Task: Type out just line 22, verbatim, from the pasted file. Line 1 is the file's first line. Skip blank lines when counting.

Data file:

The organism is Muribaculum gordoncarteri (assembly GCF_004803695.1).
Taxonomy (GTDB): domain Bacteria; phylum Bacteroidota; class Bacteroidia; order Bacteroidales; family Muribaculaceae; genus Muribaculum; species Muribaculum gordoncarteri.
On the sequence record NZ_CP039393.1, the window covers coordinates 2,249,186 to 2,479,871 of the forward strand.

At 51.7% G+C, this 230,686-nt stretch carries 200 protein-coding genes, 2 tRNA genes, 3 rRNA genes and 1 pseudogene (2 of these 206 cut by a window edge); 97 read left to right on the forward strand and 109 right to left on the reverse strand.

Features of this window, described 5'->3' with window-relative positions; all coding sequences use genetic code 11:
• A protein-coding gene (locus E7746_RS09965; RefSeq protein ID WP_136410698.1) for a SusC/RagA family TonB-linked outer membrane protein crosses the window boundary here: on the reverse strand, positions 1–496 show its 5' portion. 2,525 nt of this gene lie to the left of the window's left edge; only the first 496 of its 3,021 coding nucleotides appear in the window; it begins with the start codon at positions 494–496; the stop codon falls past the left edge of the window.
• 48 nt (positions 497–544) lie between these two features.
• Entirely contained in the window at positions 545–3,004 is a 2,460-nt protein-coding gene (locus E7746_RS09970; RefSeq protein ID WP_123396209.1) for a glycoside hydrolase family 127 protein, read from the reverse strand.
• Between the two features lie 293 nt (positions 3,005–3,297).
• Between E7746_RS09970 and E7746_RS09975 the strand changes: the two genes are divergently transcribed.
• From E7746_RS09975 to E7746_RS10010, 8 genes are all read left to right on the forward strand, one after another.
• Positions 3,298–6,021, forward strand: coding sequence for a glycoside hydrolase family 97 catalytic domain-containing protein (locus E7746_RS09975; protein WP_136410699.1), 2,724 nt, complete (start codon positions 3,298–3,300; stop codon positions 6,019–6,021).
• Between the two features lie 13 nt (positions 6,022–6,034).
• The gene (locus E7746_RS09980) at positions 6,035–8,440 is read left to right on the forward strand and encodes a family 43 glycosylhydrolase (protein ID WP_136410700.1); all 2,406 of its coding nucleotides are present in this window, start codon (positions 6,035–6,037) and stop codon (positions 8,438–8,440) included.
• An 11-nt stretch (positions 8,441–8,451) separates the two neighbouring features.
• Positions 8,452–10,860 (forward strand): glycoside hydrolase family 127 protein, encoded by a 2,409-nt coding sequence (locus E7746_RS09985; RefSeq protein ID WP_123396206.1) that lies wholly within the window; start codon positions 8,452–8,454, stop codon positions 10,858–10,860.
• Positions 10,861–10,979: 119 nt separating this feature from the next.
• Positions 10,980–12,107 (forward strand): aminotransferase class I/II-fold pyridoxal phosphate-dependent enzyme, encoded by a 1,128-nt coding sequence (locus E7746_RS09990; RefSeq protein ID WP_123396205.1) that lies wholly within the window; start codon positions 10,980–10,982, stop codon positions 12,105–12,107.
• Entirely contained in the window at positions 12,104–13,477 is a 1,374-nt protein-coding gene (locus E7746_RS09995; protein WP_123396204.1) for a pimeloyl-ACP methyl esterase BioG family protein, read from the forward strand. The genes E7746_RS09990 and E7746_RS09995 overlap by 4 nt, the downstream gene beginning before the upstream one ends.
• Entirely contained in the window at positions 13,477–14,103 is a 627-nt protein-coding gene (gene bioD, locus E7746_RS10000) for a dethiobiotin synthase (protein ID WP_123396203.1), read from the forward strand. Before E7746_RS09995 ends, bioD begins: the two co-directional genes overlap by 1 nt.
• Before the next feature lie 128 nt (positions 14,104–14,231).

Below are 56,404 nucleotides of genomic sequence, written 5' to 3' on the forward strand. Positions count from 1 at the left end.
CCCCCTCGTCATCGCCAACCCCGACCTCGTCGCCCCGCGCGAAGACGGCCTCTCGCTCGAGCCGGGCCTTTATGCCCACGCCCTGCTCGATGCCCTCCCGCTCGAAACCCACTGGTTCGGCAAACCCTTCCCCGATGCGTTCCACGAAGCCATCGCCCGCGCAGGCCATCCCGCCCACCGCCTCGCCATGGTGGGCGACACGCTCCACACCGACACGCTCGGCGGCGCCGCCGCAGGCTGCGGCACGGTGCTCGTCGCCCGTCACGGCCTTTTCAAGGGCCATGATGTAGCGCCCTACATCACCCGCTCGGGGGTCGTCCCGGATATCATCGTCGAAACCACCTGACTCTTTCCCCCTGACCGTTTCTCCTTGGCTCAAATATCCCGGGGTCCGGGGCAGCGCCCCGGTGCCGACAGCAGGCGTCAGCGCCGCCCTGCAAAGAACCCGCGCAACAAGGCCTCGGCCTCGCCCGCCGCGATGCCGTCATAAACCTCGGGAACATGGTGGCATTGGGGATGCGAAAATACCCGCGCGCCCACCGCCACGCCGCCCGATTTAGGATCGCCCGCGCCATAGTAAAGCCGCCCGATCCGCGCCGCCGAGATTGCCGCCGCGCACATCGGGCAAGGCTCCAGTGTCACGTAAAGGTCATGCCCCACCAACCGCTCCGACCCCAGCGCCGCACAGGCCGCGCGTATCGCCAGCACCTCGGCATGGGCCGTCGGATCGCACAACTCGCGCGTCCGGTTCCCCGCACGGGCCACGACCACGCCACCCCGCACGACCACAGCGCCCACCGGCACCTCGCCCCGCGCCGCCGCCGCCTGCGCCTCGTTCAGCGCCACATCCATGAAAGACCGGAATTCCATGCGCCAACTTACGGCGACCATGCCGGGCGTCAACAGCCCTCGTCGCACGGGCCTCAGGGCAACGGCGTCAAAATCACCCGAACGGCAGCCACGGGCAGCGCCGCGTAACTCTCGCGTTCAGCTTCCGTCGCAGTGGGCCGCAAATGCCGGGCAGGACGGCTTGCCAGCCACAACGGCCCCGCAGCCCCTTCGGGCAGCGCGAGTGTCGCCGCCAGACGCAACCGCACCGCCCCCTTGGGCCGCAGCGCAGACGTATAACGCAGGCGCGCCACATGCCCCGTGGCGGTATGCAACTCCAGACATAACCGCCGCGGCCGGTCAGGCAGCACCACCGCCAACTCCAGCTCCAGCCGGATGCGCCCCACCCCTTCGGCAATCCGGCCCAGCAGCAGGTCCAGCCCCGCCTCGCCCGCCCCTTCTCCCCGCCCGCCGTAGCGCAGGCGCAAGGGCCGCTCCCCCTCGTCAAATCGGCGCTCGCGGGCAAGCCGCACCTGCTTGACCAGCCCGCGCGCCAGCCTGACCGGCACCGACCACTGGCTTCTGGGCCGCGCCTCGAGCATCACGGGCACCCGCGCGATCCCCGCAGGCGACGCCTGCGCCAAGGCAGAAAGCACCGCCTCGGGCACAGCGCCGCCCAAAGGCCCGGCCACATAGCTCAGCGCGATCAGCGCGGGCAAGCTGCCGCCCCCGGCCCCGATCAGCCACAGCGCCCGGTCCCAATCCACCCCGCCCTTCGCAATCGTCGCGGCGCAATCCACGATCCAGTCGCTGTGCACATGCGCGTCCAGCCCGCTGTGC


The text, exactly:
Below are 56,404 nucleotides of genomic sequence, written 5' to 3' on the forward strand. Positions count from 1 at the left end.